Discuss Keeping Horses Comfortable in Winter Temperatures at the Horse Health forum - Horse Forums. Keeping Horses Comfortable in Winter Temperatures
by: University of Minnesota Extension January 30 2008, Article ...
Keeping Horses Comfortable in Winter Temperatures
Keeping Horses Comfortable in Winter Temperatures
by: University of Minnesota Extension January 30 2008, Article # 11246
However, horses should have access to shelter from wind, sleet, and storms.
Easy access to a stable or open-sided shed works well, as do trees if a building is not available.
In the absence of wind and moisture, horses, acclimated to the extreme cold can tolerate temperatures near 5°.
If horses have access to a shelter, they can tolerate temperatures as low as 40° below zero.
However, horses are most comfortable at temperatures between 18° if the horse has a winter coat and 59° if the horse has a summer or wet coat, Hathaway said.
Keep in mind that a horse’s winter coat can be an excellent insulator, but its insulating value is lost if it gets wet, so it is important to keep the horse dry and sheltered from moisture.
Blanketing the horse is beneficial when the wind-chill and/or temperature is less than comfortable.
Hathaway encouraged horse owners who house their horses in closed and heated stables to make sure they are properly ventilated. Poorly ventilated barns can result in respiratory problems.
In terms of feeding, energy needs for maintenance of horses increase 1.4% for each degree of temperature below 18°. Hathaway advised it is best to provide the extra energy as forage (hay).
For example, if the temperature is zero, a 1,000-pound idle, adult horse would need an additional four pounds of forage each day.
Ideally, forage would be provided on a free choice basis so the horse could eat what it needed.
Much more heat is produced when forages are fermented, which helps heat the horse from the inside, compared to the digestion and absorption of grains.
Most data suggest that the need for other nutrients do not change during cold weather.
Water should be kept at 45-65° (use of a tank heater, etc.) to maximize water consumption.
Waters should be cleaned regularly (even in the winter), and clean, fresh water should always be available, regardless of temperature.
So what do you do when it rains, and your horses stand out in the rain and you know the temp. is going to drop that night.
Do you try and dry them best you can and blanket ?
My horses just seem to love the rain and it drives me crazy.
Aren't your horses able to access shelter?
Don't you think they can figure out for themselves if they are comfortable or not? If they were uncomfortable they wouldn't seem to love the rain would they?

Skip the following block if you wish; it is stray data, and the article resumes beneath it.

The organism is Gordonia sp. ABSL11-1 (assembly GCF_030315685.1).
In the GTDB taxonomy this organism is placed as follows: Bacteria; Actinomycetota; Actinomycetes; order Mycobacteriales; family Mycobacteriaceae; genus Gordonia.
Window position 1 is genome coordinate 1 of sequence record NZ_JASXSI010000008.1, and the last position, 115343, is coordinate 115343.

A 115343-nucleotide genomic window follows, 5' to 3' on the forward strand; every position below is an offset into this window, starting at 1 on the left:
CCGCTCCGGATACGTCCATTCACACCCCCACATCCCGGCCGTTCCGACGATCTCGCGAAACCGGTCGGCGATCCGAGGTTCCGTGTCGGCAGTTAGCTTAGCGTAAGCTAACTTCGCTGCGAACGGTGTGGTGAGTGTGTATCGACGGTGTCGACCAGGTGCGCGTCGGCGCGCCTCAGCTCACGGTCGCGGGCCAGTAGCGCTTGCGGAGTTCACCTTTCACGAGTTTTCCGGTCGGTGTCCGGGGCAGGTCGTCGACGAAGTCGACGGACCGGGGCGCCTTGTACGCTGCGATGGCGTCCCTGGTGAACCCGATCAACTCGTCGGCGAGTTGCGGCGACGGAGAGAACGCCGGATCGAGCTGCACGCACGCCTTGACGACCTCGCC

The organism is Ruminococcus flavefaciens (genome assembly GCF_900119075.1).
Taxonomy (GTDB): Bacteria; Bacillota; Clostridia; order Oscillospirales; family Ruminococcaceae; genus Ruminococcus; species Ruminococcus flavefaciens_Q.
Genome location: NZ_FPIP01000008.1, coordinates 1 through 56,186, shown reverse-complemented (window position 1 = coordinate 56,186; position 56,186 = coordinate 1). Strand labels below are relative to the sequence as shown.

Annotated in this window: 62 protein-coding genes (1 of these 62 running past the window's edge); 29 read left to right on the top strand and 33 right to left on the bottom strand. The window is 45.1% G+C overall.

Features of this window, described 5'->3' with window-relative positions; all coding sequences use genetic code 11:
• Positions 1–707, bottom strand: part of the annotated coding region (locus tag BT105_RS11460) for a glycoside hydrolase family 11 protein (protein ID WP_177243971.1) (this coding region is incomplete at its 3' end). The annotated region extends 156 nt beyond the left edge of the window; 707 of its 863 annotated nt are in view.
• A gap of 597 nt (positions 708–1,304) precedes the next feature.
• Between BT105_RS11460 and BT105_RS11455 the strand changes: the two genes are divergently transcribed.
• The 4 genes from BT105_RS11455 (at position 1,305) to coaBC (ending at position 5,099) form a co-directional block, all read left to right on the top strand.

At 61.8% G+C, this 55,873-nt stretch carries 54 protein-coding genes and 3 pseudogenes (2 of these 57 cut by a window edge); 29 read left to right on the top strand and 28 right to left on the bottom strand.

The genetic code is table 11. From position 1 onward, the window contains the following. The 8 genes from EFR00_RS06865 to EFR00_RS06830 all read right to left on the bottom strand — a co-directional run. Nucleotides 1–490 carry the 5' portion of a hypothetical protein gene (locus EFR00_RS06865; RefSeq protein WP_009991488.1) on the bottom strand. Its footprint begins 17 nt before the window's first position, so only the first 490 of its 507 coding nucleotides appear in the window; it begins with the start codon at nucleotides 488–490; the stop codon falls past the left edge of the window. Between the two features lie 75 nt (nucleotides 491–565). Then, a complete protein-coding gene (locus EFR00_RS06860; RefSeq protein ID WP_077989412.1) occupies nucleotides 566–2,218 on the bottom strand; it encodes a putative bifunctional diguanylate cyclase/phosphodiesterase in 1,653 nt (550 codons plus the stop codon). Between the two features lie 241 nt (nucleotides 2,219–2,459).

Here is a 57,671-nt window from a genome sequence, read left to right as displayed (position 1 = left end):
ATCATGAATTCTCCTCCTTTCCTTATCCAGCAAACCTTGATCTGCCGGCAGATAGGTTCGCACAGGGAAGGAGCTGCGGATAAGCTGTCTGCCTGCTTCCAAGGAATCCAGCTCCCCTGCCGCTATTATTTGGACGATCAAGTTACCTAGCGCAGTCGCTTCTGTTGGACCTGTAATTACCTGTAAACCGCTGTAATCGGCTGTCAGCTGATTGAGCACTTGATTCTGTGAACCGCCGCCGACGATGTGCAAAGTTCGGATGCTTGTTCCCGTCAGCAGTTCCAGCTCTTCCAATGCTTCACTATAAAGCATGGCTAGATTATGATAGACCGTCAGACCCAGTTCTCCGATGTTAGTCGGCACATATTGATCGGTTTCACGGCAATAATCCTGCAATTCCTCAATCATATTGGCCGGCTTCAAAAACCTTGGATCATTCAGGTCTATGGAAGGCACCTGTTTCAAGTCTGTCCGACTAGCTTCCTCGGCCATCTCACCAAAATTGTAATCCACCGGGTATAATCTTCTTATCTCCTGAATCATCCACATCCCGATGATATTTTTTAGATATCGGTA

Horses with a thick, healthy winter coat shed water - but horses with shorter or thinner coats can get soaked to the skin, and it doesn't seem to take much of a drop in temperature for them to get cold. Poor things.
Do your horses shiver and stand hunched up and miserable?
If I have a horse that is shivering I address the situation, if they aren't shivering I don't worry about it.
My horses do all have access to shelter, that's why it is so aggrivating
Originally Posted by banat
to see them standing out in the rain. And I only have one that will shiver, and he is the only one that will be in the shelter staying dry to get his blanket on for the night. Now the other 3 they drive me crazy, because now there all soaking wet and I'm just waiting for the freeze to come in.
Horses don't always choose to go into shelters, even if it's pouring rain and they are shivering.
My blankets are waterproof (though I need to redo it ) and breathable, so I don't hesitate to put a blanket on a wet, shivering horse. I do try to blanket before it gets to that point, but sometimes I miss the mark.
-- The Rothenberger Family Barn Swallow Jewelry on Artfire!
He who thinks he can do everything or knows everything has already reached the beginning of the end.
I will attest that this is true plus they can tolerate lower than that as well.
Originally Posted by paintedquarters
You just have to consider the possibility that everyone else may be wrong
When its raining and cold, feed extra hay. Hay/fiber is hard for the horses system to break down. The fermentation creates lots of heat from the inside out. So, if its cold and raining feeding hay will help keep your horse warm inside. 2 extra flakes of hay will keep them warm for up to 4 hours.This heat will help them through the cold and rain. If you blanket, remember to check often and put dry blankets on when the one gets wet.
"The Horse" magazine and web site is an excellent source for feeding for warmth when the temps drop or for whatever health questions you might have. Sign up, its free!
ejforrest- "A horse is the projection of peoples' dreams about themselves - strong, powerful, beautiful - and it has the capability of giving us escape from our mundane existence".
i feel your pain. My two horses have access to a shelter and a large cedar thicket. For the longest they wouldn't go in the lean-to, but rather stayed in the cedars @ night. Now that it is getting actually cold (lower that 30 at night generally) they will go into the lean-to together, but only when it gets dark...if it rains all day they are normally still out in the rain...and i always feel bad for them b/c even if they go into the shelter @ that point they are wet...but i've never noticed them shivering and i keep hay in the lean to on the ground for warth & as a suppliment when the ground freezes...so i guess they are okay...i'm just a sappy female, i'd bring them in the house if i could garuntee they'd stay off the furniture LOL
Originally Posted by shawnee1020
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